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How Do Checking Accounts for Youngsters Paintings?



Most adults don’t use cash for everyday spending. Instead, we tend to rely on a checking account with a linked debit card. Kids’ checking accounts offer the same convenience and flexibility. They may allow you to send your child money, track and restrict their spending and more. It can also help teach them responsible money habits.

Kids’ checking accounts vary from one financial institution to the next. Here’s how they typically work, along with the steps for opening one.

How to Set up a Checking Account for Kids

1. Choose an Account

Every kids’ checking account is different. When comparing them, pay attention to the following:

  • Basic account features
  • Minimum age requirements (some checking accounts are available to kids as young as 6)
  • Fees
  • Overdraft protection
  • Mobile banking options
  • Customer service reviews
  • What happens to the account when your child turns 18

Shopping around can help you find an account that feels like the right fit for you and your child. Some financial institutions require parents to have an account before opening a kids’ checking account. Check with whatever bank or credit union you already use to see if they have accounts for kids. The setup process may be easier if you’re an existing client.

2. Open the Account

These accounts are typically structured in one of two ways: The parent may own the account and grant their child permission to have a linked debit card, or the parent and child may be co-owners. That would put the account in both of their names. Either way, many kids’ checking accounts can be opened online. You may choose to go into a physical branch if that’s an option. You’ll likely need some following documents to get started.

Parents will need:

  • Valid government-issued identification
  • Proof of residency
  • Social Security number
  • Contact information

Kids will need:

  • Birth certificate or Social Security card

3. Add Funds

Check with your financial institution to see if they require a minimum opening deposit. This might range anywhere from $25 to $50. Also keep in mind that it may take up to a week for your child to receive their debit card. You can link your checking account to your child’s account to easily add funds as needed.

Manage Your Finances

Find Checking Accounts

What Are Some Features of Checking Accounts for Kids?

Kid-friendly checking accounts can be useful for parents and kids. Some common features include access to:

  • A debit card: Instead of carrying cash, which can get lost or stolen, your child can use their debit card. If they do need cash, most kids’ accounts provide ATM access.
  • A spending tracker: Easily see where your child is shopping and how much they’re spending. You can set up account alerts for real-time updates.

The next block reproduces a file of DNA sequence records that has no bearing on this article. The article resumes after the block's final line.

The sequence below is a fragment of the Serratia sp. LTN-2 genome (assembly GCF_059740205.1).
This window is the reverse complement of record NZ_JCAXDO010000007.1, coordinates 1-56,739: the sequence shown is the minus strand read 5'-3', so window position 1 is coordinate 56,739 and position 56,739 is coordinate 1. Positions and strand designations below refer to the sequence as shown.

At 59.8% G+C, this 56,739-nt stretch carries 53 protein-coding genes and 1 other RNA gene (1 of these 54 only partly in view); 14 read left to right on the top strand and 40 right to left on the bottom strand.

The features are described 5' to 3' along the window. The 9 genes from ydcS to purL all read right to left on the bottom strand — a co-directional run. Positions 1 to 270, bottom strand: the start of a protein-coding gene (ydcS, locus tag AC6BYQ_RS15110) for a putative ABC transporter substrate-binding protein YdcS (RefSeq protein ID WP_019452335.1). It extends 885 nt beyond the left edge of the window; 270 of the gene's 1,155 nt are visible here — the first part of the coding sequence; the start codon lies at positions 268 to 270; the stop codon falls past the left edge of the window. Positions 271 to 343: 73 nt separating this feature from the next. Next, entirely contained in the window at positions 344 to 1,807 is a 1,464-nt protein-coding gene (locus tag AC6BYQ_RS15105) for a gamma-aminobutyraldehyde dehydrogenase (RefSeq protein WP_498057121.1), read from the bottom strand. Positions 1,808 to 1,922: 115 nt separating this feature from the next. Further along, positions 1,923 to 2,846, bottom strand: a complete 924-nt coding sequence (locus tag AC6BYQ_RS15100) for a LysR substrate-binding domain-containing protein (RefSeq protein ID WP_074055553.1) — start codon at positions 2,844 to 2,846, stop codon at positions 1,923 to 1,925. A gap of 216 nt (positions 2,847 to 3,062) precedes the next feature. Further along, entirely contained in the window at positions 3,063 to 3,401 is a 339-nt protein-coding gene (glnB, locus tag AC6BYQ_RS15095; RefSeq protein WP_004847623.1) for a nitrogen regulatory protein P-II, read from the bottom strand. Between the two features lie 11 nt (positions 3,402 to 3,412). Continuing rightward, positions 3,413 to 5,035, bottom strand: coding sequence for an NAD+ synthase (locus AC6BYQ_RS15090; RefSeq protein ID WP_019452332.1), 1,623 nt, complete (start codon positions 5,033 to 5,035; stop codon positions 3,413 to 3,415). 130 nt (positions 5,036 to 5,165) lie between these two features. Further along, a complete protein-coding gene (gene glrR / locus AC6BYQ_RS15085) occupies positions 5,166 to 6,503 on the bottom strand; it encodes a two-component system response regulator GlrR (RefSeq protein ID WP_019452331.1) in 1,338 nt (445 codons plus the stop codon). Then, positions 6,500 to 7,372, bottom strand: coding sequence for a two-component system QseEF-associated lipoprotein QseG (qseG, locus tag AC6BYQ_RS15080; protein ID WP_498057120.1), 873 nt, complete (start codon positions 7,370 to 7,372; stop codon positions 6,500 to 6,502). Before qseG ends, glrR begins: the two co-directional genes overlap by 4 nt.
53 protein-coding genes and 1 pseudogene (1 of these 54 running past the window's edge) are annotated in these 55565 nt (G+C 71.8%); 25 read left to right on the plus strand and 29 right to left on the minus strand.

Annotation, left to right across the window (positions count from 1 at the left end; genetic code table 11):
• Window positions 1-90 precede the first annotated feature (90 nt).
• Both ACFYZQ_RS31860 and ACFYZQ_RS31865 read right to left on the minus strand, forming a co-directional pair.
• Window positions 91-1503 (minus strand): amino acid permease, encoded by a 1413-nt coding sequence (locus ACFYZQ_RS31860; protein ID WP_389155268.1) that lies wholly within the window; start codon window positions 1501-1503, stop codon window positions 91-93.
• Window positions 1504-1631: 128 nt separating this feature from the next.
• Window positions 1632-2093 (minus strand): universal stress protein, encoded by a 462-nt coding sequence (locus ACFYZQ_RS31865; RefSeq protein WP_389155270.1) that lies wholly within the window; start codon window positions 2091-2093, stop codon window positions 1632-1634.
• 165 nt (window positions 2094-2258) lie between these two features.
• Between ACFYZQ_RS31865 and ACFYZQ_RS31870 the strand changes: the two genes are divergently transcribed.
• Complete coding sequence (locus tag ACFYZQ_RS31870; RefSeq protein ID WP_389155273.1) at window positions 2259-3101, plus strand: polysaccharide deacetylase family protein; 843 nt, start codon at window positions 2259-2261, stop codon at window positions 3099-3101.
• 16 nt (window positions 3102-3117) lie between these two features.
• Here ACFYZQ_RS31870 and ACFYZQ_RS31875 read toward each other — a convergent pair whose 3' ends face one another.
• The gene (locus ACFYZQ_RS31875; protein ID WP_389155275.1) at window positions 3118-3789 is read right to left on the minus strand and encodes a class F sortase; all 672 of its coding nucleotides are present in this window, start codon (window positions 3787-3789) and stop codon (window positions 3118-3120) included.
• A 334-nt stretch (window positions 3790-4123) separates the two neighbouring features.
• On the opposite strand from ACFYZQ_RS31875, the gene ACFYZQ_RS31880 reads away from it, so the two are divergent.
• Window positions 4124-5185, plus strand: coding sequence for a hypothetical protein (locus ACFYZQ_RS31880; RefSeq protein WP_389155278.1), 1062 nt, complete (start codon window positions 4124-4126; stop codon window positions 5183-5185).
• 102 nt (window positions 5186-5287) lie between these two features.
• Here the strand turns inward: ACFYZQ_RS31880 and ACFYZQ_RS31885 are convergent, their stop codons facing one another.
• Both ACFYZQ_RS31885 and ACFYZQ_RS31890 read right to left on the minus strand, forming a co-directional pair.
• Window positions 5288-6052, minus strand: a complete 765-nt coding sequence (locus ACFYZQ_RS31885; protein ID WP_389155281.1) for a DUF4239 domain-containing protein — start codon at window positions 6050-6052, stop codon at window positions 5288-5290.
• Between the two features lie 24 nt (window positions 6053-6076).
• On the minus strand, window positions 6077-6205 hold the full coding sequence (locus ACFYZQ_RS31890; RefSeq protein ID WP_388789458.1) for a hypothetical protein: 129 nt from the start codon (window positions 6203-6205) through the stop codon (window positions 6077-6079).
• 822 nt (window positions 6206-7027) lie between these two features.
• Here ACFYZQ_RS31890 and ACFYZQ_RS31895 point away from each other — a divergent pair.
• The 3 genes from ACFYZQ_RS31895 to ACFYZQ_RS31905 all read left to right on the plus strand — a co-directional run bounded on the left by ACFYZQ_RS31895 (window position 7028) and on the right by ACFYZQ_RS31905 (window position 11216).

• Spending restrictions: Some kids’ checking accounts allow you to put a cap on how much your child can spend, where they can spend and how much cash they can take out of an ATM. You may also be able to lock and unlock their debit card.
  • The opportunity to send your child money: You can transfer money to their account whenever they need it or after they’ve earned their allowance.
  • Online banking and apps: That can allow your child to request money from you, accept transfers into their account and monitor their account balance.

Other Ways to Teach Kids Money Management

  1. Teach your kids about budgeting. Whether it’s their allowance or money they’re earning from an after-school job, your child may be managing money for the first time. A budgeting app can be a simple way to teach them how to work with their income and expenses.
  2. Emphasize saving. If your child has their eye on a big-ticket item, encourage them to gradually save. Show them how to budget for the future and set up automatic transfers to their savings account. This will also teach them the fundamentals of building an emergency fund.
  3. Introduce them to investing. Some personal finance games are great practice for investing. You and your child can play with mock investment portfolios, trade pretend stocks and track hypothetical investment scenarios. Gamifying the experience can get them excited about investing.
  4. Teach them about credit. Talk to your kids about credit cards and how debt can affect their credit score. You can even grant them a loan and have them repay you with interest to show them how debt payments work.

The Bottom Line

A kids’ checking account can help your child manage their money responsibly. Most come with helpful tools that make it easy to track their spending, check their account balance, request money from their parents, receive transfers and more. Parents can also stay on top of their child’s spending and put extra guardrails in place.

Your child shouldn’t have a credit report if they’re under 18. If they do, that could be a red flag for identity fraud. Setting up a free credit freeze is a simple way to protect your child’s credit health.

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